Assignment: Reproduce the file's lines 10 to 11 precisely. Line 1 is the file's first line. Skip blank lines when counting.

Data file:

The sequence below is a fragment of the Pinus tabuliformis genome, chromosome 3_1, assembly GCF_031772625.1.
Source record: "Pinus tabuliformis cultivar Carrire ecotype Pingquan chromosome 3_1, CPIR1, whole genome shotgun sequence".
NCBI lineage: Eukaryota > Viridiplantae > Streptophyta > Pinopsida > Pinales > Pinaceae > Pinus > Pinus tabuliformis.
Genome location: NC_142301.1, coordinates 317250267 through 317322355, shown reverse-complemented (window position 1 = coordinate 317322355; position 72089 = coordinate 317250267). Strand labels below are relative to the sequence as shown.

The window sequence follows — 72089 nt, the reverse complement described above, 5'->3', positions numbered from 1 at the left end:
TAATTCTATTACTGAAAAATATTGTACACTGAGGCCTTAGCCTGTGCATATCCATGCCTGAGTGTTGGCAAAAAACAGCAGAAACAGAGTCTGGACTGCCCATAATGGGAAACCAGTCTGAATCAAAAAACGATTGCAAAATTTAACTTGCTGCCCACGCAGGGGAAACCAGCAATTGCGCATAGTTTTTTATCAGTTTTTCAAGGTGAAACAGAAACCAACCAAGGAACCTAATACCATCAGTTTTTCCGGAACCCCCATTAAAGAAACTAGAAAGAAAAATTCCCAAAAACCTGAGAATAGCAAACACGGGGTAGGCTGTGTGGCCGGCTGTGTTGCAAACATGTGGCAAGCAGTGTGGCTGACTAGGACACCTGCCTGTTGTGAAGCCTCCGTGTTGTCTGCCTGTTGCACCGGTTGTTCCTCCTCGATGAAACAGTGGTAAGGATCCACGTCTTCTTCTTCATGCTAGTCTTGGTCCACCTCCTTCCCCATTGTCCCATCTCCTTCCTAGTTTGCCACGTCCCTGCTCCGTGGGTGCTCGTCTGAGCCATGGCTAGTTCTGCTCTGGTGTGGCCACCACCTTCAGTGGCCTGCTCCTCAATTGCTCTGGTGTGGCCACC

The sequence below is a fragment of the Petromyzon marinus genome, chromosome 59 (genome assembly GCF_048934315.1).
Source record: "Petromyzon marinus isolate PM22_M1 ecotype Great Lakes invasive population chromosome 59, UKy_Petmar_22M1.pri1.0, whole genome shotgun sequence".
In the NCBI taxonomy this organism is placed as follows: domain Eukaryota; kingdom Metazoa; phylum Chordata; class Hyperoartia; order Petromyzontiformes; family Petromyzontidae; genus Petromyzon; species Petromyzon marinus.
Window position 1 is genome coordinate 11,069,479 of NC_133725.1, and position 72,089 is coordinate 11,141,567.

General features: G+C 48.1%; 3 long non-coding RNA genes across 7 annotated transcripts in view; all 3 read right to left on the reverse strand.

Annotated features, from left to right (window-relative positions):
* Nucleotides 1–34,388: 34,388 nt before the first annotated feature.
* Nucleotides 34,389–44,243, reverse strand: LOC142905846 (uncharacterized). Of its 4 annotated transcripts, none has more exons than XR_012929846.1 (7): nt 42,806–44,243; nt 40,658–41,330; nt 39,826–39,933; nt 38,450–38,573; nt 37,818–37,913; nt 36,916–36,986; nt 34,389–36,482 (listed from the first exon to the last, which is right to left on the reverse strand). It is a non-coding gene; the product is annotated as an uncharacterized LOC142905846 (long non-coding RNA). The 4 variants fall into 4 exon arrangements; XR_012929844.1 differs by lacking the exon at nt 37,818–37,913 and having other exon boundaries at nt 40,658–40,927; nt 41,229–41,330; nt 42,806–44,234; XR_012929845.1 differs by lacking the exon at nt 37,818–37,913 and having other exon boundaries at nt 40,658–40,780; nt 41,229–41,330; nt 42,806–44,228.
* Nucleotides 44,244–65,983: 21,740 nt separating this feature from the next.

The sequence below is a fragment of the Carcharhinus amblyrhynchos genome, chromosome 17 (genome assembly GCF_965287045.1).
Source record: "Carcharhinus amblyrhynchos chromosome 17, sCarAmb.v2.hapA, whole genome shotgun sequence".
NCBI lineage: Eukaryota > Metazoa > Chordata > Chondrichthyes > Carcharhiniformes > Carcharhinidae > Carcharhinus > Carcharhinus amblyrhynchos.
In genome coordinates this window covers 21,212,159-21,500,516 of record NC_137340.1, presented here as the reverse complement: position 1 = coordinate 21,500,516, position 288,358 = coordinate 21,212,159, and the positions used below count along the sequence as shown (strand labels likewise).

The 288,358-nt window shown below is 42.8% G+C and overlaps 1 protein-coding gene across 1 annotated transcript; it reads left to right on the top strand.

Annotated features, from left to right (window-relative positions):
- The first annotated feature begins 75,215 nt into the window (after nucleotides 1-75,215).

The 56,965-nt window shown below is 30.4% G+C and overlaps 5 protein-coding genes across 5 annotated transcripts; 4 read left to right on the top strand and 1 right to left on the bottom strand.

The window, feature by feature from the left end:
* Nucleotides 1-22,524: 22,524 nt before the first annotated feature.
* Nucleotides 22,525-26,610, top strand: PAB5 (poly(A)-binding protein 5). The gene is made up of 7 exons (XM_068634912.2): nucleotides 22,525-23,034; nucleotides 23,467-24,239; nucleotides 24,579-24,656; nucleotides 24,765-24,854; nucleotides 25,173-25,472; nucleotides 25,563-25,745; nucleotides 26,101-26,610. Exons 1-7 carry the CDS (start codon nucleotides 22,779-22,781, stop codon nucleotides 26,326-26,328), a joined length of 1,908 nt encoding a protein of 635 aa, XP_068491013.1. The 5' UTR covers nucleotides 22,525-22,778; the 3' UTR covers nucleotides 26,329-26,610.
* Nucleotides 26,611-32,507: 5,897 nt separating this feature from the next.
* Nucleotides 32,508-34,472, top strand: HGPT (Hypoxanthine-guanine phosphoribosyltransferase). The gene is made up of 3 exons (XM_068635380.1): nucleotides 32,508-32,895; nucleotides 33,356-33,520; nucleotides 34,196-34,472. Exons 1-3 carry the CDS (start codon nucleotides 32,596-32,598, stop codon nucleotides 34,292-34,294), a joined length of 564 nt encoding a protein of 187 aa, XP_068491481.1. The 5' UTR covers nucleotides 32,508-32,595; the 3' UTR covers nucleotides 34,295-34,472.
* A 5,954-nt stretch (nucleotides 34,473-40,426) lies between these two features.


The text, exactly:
Window position 1 is genome coordinate 11,069,479 of NC_133725.1, and position 72,089 is coordinate 11,141,567.

General features: G+C 48.1%; 3 long non-coding RNA genes across 7 annotated transcripts in view; all 3 read right to left on the reverse strand.